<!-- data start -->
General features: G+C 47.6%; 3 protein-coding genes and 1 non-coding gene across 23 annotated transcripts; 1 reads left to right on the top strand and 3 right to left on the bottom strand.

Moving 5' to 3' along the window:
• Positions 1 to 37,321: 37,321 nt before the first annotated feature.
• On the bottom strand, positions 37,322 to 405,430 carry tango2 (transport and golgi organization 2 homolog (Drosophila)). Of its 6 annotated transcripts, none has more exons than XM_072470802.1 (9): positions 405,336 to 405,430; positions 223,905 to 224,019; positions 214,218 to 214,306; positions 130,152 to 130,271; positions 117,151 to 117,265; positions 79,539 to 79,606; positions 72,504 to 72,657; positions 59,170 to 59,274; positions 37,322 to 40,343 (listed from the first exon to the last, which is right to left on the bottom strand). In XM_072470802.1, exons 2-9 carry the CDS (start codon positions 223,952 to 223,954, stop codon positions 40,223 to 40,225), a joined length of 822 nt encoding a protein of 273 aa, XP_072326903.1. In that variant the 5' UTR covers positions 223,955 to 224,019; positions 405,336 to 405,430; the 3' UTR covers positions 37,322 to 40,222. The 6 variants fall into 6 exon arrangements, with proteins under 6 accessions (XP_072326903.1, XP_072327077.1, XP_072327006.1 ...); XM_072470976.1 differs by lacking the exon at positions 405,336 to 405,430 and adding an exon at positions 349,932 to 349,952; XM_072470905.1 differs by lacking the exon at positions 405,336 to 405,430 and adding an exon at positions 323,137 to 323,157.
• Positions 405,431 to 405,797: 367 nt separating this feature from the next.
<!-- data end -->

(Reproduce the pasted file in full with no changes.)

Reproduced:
General features: G+C 47.6%; 3 protein-coding genes and 1 non-coding gene across 23 annotated transcripts; 1 reads left to right on the top strand and 3 right to left on the bottom strand.

Moving 5' to 3' along the window:
• Positions 1 to 37,321: 37,321 nt before the first annotated feature.
• On the bottom strand, positions 37,322 to 405,430 carry tango2 (transport and golgi organization 2 homolog (Drosophila)). Of its 6 annotated transcripts, none has more exons than XM_072470802.1 (9): positions 405,336 to 405,430; positions 223,905 to 224,019; positions 214,218 to 214,306; positions 130,152 to 130,271; positions 117,151 to 117,265; positions 79,539 to 79,606; positions 72,504 to 72,657; positions 59,170 to 59,274; positions 37,322 to 40,343 (listed from the first exon to the last, which is right to left on the bottom strand). In XM_072470802.1, exons 2-9 carry the CDS (start codon positions 223,952 to 223,954, stop codon positions 40,223 to 40,225), a joined length of 822 nt encoding a protein of 273 aa, XP_072326903.1. In that variant the 5' UTR covers positions 223,955 to 224,019; positions 405,336 to 405,430; the 3' UTR covers positions 37,322 to 40,222. The 6 variants fall into 6 exon arrangements, with proteins under 6 accessions (XP_072326903.1, XP_072327077.1, XP_072327006.1 ...); XM_072470976.1 differs by lacking the exon at positions 405,336 to 405,430 and adding an exon at positions 349,932 to 349,952; XM_072470905.1 differs by lacking the exon at positions 405,336 to 405,430 and adding an exon at positions 323,137 to 323,157.
• Positions 405,431 to 405,797: 367 nt separating this feature from the next.